Appeals, pursuant to 28 U.S.C. § 1292(b), from orders of the District Court for the Eastern District of New York, Charles P. Sifton, Judge, striking plaintiffs' jury demands in three personal injury actions by longshoremen against shipping companies wholly owned by foreign governments. Affirmed.
Before Feinberg, Chief Judge, and Friendly and Kearse, Circuit Judges.
The plaintiffs in these three cases are longshoremen seeking damages for personal injuries incurred in New York due to the alleged negligence of a shipowner, as authorized by the Longshoremen's and Harbor Workers' Compensation Act (LHWCA), 33 U.S.C. § 905(b).*fn1 In each case the defendant is a shipping company incorporated under the laws of and wholly owned by a foreign government Peru, Poland and Indonesia, respectively. In each case the plaintiff made a jury demand, F.R.Civ.P. 38(b), and the defendant moved to strike it as inconsistent with the Foreign Sovereign Immunities Act of 1976 (the "Immunities Act"), 90 Stat. 2891 (1976). In a well-considered opinion, 498 F. Supp. 10, the district court granted the defendants' motions but wisely included the certificate for interlocutory appeals specified by 28 U.S.C. § 1292(b). This court gave leave for such appeals. The United States as intervenor, 28 U.S.C. § 2403(a), submitted a thorough brief in support of the district court's action. The district court's decision runs counter to those of some district courts in other circuits*fn2 and we are advised by counsel that the issue is pending on appeal in at least two of them.*fn3
The Immunities Act was intended to be a comprehensive revision of the law with respect to suits against foreign states or entities owned by them. As said in the report of the House Committee, House Report No. 94-1487, 94th Cong.2d Sess., p. 6, reprinted in, (1976) 5 U.S.Code Cong. & Ad.News, pp. 6604, 6604:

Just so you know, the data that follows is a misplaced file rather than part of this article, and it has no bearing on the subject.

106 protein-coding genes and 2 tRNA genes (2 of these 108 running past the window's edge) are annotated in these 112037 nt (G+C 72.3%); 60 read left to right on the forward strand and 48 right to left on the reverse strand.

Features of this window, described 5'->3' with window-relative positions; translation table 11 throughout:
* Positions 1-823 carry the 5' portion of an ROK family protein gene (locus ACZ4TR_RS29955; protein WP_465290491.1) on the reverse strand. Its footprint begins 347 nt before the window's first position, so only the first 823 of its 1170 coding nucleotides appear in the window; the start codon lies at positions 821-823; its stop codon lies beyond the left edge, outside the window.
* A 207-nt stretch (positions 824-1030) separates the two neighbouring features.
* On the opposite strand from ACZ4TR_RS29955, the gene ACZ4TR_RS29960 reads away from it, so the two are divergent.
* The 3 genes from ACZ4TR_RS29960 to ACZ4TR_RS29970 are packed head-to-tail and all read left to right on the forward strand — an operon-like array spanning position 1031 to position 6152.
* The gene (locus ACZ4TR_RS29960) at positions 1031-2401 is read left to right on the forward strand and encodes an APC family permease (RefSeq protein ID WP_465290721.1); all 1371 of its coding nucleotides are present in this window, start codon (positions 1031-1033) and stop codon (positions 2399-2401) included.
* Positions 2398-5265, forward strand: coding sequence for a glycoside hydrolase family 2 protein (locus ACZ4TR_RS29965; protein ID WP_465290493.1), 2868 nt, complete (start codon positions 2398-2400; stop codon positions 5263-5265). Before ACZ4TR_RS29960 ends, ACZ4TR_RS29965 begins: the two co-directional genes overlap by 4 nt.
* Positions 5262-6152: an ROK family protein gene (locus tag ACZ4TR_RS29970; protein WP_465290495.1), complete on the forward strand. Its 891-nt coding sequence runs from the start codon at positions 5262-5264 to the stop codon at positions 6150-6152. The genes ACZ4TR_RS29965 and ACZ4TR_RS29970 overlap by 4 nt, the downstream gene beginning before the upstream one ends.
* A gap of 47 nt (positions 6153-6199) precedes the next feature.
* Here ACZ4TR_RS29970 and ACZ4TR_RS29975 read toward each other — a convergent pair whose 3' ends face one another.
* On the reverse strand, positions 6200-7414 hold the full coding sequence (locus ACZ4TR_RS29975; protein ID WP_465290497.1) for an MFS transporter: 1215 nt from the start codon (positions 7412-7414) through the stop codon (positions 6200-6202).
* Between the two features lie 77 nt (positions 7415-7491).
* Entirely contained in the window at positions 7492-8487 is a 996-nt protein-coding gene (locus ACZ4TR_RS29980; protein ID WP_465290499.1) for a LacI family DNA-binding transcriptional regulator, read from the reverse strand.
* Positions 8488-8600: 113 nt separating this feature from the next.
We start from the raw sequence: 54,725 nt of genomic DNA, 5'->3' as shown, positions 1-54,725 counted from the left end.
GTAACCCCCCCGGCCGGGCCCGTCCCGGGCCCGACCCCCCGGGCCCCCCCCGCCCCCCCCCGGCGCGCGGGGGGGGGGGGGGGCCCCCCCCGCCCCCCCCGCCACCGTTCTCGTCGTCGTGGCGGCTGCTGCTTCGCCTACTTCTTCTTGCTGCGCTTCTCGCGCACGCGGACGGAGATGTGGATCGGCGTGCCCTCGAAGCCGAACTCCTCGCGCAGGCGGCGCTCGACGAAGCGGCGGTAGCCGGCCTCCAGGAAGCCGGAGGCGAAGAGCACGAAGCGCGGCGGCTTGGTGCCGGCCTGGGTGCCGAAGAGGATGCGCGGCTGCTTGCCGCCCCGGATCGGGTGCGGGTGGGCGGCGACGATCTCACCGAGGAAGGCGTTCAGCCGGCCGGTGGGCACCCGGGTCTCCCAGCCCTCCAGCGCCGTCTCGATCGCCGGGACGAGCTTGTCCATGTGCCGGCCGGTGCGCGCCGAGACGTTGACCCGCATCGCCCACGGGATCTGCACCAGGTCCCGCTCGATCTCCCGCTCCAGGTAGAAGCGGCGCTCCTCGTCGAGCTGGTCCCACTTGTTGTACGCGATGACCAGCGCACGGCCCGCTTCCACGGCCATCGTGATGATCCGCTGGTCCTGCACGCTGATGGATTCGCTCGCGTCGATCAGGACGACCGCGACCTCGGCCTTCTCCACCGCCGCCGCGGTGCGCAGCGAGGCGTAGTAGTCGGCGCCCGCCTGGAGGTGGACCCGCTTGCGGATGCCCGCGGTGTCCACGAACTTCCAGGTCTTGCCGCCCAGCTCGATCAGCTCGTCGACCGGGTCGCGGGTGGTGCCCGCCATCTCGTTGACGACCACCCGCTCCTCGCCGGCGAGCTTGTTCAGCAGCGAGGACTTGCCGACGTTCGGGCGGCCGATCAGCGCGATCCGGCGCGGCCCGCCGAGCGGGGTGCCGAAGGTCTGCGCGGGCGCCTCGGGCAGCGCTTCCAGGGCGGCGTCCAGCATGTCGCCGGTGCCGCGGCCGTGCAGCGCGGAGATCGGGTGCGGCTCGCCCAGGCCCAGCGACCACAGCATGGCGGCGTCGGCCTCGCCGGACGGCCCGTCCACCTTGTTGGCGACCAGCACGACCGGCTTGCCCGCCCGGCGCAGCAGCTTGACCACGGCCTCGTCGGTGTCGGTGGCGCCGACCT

The purpose of the proposed legislation as amended, is to provide when and how parties can maintain a lawsuit against a foreign state or its entities in the courts of the United States and to provide when a foreign state is entitled to sovereign immunity.
The extent of the changes wrought by the Immunities Act so far as concerns the question before us can be best understood by comparing 28 U.S.C. § 1332, as it stood before the 1976 enactment (below, on the left), so far as here pertinent, with 28 U.S.C. §§ 1330(a) and 1332(a) as they existed thereafter (on the right).
To this must be added some of the provisions referred to in the new § 1330(a).*fn4 Sections 1603(a) and (b) provide:
For purposes of this chapter
(a) A "foreign state', except as used in section 1608 of this title, includes a political subdivision of a foreign state or an agency or instrumentality of a foreign state as defined in subsection (b).
(b) An "agency or instrumentality of a foreign state' means any entity
(1) which is a separate legal person, corporate or otherwise, and
(2) which is an organ of a foreign state or political subdivision thereof, or a majority of whose shares or other ownership interest is owned by a foreign state or political subdivision thereof, and
(3) which is neither a citizen of a State of the United States as defined in section 1332(c) and (d) of this title, nor created ...